No answer was given, but a smile from the Chancellor of the Exchequer.

The report was read a second time and agreed to.

Mr. Hujpy then put a question relative to the Committee Mr.Hussey. on a private bill's being'brought forward, and changed to an order for the next (this) day.

The Speaker stated to the House that it was contrary to The Speatheir Order so to accelerate it; but said, they had it in their ker, power to do it if they thought proper. \ The Chancellor of the Exchequer said, the House might act T-j" ch*?as it' thought proper, and gentlemen might make what Exchequer. speeches they chafe, he would not fay a word one way or the other.

The order for the commitment of the bill was discharged, and it was committed for this day.

March 24.

The King came in person to the House of Lords, and having given his Royal assent, closed the Session with a Speech from the Throne, for which vide Lords' Debates.

The Parliament was then prorogued.

And next day, the 25th of March, it was dissolved.

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We insert the following List of a Division, as being the most authentic of any of those that were taken during the Session:

House of Commons, Jovis 2j° Die Novemhris, 1783.

A LI'ST of the MINORITY and MAJORITY on the Second Reading of a Bill for vesting the Affairs of the EastIndla Company in the Hands of certain Commissioners, for the Benesit of the Proprietors and the Public, brought into the House by the Right Honourable Char les-James Fox, Member for Westminster, Secretary of State for Foreign Affairs; and seconded by the Right Honourable Lord North, Member for'Banbury, and Secretary of State for the Home Department.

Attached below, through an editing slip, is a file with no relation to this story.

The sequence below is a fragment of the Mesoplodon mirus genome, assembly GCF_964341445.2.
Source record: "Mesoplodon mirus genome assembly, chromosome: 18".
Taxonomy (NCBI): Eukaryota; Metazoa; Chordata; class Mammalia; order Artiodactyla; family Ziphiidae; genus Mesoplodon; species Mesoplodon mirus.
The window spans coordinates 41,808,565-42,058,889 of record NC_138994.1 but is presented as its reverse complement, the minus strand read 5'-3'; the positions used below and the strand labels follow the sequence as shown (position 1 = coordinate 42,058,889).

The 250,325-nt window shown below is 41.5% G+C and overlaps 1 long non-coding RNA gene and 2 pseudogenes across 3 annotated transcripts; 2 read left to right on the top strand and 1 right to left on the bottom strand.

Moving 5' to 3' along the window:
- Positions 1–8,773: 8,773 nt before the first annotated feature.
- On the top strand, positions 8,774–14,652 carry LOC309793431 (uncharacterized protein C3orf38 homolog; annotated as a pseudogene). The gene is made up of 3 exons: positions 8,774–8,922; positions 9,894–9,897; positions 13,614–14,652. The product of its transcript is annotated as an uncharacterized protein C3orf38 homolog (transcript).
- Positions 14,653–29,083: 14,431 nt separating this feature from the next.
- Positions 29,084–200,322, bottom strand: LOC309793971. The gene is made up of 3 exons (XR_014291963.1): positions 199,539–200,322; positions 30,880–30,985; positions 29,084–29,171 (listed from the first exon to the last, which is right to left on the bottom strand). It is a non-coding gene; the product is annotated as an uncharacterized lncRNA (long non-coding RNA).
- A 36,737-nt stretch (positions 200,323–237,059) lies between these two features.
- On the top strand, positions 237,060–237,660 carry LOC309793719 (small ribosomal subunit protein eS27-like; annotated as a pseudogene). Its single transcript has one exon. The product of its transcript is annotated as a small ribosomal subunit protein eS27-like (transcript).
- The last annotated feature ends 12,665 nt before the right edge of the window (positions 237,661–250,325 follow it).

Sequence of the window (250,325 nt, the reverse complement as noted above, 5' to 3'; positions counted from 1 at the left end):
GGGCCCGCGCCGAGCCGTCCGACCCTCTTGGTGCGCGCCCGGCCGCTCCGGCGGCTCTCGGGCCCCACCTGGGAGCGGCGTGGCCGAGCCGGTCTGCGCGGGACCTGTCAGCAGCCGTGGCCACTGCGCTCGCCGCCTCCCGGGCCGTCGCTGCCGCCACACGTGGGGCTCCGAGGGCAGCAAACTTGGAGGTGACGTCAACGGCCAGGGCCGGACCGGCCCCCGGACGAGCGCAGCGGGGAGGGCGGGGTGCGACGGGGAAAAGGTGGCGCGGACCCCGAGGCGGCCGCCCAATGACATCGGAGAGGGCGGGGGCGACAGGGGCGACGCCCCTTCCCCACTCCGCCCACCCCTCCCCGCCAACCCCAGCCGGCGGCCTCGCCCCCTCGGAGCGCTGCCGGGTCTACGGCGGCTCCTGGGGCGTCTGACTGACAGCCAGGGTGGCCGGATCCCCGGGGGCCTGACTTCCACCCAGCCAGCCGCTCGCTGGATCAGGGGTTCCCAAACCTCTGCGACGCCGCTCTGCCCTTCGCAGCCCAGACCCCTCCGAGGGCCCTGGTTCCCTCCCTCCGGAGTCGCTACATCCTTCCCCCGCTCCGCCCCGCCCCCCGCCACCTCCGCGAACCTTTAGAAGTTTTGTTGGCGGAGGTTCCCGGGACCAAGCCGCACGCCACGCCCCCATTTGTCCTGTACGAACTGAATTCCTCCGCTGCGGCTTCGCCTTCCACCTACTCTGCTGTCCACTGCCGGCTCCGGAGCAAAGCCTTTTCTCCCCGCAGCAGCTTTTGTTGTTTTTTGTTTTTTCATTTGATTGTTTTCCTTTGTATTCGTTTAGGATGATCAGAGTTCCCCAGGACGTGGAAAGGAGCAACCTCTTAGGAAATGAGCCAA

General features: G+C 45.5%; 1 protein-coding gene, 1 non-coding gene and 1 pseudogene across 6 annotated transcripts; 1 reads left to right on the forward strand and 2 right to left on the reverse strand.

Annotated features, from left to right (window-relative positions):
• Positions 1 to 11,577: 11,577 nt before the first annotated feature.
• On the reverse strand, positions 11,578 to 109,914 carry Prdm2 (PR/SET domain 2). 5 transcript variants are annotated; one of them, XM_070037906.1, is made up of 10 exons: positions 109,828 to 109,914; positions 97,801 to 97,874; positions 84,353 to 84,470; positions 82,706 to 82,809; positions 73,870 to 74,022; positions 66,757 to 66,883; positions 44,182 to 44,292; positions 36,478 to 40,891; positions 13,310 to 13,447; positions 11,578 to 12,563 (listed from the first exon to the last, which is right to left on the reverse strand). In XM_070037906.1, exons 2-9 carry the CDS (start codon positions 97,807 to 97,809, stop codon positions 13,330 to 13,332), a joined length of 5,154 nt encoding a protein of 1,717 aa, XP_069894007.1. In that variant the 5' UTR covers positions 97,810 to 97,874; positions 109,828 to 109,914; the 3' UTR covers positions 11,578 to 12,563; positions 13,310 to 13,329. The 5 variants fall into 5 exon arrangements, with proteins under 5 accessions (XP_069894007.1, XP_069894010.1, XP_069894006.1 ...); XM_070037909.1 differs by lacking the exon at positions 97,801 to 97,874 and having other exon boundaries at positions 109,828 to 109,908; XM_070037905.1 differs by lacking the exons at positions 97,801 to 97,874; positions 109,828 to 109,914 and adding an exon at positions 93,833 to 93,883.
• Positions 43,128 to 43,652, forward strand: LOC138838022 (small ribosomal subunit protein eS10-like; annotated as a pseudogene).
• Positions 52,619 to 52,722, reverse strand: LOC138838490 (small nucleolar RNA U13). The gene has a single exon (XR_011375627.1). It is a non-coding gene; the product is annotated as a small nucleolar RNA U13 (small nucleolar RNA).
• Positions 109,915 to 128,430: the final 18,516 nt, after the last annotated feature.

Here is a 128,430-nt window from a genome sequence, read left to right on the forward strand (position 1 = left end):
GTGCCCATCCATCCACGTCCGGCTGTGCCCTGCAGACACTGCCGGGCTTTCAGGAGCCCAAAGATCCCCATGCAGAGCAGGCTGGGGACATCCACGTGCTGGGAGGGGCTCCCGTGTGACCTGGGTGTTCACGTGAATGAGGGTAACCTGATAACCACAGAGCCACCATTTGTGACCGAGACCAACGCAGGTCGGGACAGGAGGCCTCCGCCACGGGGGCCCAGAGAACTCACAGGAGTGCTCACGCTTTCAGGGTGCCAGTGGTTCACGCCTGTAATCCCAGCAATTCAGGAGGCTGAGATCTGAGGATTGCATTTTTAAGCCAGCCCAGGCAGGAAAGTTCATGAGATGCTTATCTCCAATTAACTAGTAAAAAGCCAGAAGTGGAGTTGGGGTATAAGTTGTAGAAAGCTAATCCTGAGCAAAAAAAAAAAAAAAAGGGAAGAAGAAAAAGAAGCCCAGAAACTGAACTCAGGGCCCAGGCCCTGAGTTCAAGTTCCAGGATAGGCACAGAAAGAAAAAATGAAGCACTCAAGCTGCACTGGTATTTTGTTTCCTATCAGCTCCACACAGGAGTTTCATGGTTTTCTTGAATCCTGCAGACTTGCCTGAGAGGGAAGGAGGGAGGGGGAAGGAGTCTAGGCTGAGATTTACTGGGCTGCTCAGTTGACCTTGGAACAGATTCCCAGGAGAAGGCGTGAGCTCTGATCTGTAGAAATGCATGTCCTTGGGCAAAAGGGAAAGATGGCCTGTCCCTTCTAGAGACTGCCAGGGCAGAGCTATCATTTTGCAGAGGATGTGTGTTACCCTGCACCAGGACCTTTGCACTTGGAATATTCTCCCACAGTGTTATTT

Against the Bill.

Wake, SirW.
Whitbread, Samuel

Neville, Richard Aldw.
Powney, Pen. Portlock
Aubrey,' John
Arcedeckne, Chaloner

Grenville, Hon. W. W.
Grenville, Jamet
Mahon, Lord
Ord, Thomas
Clayton, William

Drake, William
Drake, William, jun.
Yorke, Philip

Bootle, Richard Wilb.
Grosvenor, Thomas

Jervis, Sir John
Perceval, Hon. C. G.

Johnson, George

Bedfordshire.

Do.
Bedford
Do.

Berkshire.

Do.
Reading
Windsor
Wallingford
Do.

Buckingham/hire.

Do.
Buckingham
Do.

Wycomb

Aylesbury

Marlow

Wendovcr

Do.

Amersham
Do.

Cambridge/hire.
University
Cambridge

Chejhire.'
Chester
Do.

Cornwall.
Launccston
Do.

Lelkeard
Lestwithiel

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Against the Bill. Gascoyne, Bamber

Hyde, Lord

Jenkinson, Right Hon. C.
Cocks, T. Somers
M'Pherson, James
Pardoe, John

Dawes, John
Praed, William
Smith, Abel

Lowther, Sir James Lowther, William Lowther, John Garforth, John-Baynes

Rolle, John Palk, Sir Robert Boone, Charles Brett, Charles

Baring, John

Truro

Bodmyn

Do.

Bossiney

Do. '.

Helston

Saltafh

Westloo

Camelford

Do.

Penryn

Tregony

St. Ives

Do.

St. Germains
St. Michael
Do.'

Newport

Cumberland. Carlifle Cockermouth Do.

Derbyjhire.

Do. Derby Do.

Denonjhire. Ashburton Do.

Dartmouth

Okehampton

Honiton

Plymouth

Beeralston

Plympton

Do.

Totness
Do.

Bamstaple
Tavistock
Exeter

Dorset/hire.
Dorchester
Do.
Lyme

Weymouth, &c. Do.

For the Bill.

Hunt, George
Masterman, William
Luttrell, Hon. Hen. Lawes
Luttrell, Hon. John

Cooper, Sir Grey

Basset, Sir Francis Stephenson, John

Long, Dudley
Hale, Francis •
Hanger, Hon. William
Maitland, Viscount
Fletcher, Sir Henry
Surrey, Earl of

Curzon, Hon. Nath.
Cavendish, Lord George
Coke, Edward
Cavendish, Lord G. A. H.

Minchin, Humphry

Wilkinson, Jacob

Derby, George

Cox, Lawrence

Payne, Sir Ralph

Stuart, Hon. James

Brown, Launcelot

Clerkc, Sir Philip-JcnnJngs

Basset, Francis

Rigby, Right .Hon. Richard

Bampfylde, Sir Ch.-Warwick

Darner, Hon. George
Ewer, William
Fane, Hon. Henry
Steward. Gabriel
Ellis, Right Hon, Welbore
Scott,